Cloud Computing is a topic that has gained momentum in the last years. Current studies show that an increasing number of companies is evaluating the promised advantages and considering making use of cloud services. In this paper we investigate the phenomenon of cloud computing and its importance for the operation of ERP systems. We argue that the phenomenon of cloud computing could lead to a decisive change in the way business software is deployed in companies. Our reference framework contains three levels (IaaS, PaaS, SaaS) and clarifies the meaning of public, private and hybrid clouds. The three levels of cloud computing and their impact on ERP systems operation are discussed. From the literature we identify areas for future research and propose a research agenda.

Background and Research Question
“In the wake of the 2008-09 financial and economic crises, firms have looked for ways to consolidate their ICT infrastructures and services and increase returns on their investments. Cloud computing appears an attractive option.” (OECD 2010, p. 148) Cloud computing is a concept that has gained increasing attention over the last years (OECD Report, p. 27). In many ways it is not a completely new phenomenon as it incorporates elements of IT outsourcing which has been available for more than 10 years (e.g. the provision of software over the Internet or the housing of IT infrastructure for client companies). There are clear signs that companies’ interest in cloud computing services is rising: “Demand for cloud computing services is expected to continue to increase; according to IDC, the market for cloud computing services will grow by around 40% in 2010” (OECD 2010, p. 148). Some authors argue that cloud computing represents the future way of using information technology in businesses (Barnatt 2010; Velte et al. 2010). They point out that obtaining computer power over the Internet could have a profound impact on the whole computer industry and rid companies from having to install software on their own internally operated systems. As a consequence, they will not need to purchase or maintain hardware and software that can simply be rented online.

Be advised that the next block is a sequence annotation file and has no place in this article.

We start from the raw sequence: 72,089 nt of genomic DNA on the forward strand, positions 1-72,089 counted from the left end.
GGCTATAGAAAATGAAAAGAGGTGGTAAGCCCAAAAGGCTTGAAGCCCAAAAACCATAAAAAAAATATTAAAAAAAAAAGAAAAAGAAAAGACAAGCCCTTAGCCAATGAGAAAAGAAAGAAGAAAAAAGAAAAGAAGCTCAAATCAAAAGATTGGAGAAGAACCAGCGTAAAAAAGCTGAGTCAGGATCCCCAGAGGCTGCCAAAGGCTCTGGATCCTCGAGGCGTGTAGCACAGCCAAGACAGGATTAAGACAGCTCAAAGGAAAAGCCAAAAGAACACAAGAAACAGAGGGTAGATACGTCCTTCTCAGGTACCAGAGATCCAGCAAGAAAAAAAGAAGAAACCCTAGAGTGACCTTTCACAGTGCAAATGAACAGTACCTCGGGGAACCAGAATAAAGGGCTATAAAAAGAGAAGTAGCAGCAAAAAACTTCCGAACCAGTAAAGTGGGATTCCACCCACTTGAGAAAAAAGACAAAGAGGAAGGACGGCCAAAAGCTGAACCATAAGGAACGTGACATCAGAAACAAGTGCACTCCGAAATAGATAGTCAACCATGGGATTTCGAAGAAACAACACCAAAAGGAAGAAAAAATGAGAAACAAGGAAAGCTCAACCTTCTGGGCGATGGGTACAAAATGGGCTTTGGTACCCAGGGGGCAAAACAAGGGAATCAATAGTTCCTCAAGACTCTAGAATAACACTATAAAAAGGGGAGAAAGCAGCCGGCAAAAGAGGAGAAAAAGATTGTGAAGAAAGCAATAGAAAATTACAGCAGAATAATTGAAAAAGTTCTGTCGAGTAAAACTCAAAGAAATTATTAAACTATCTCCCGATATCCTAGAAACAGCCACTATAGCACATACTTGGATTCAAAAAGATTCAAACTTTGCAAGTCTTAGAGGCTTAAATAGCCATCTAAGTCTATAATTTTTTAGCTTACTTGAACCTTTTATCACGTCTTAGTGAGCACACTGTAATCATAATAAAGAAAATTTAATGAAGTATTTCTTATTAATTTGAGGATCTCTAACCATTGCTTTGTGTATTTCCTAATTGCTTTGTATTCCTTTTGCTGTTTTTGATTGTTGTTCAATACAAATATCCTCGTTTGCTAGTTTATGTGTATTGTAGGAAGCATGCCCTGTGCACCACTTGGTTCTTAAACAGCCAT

Emergence of Cloud Computing
The development of services for cloud computing (as a particular form of IT outsourcing)has been stimulated by three complementary and very influential technological achievements: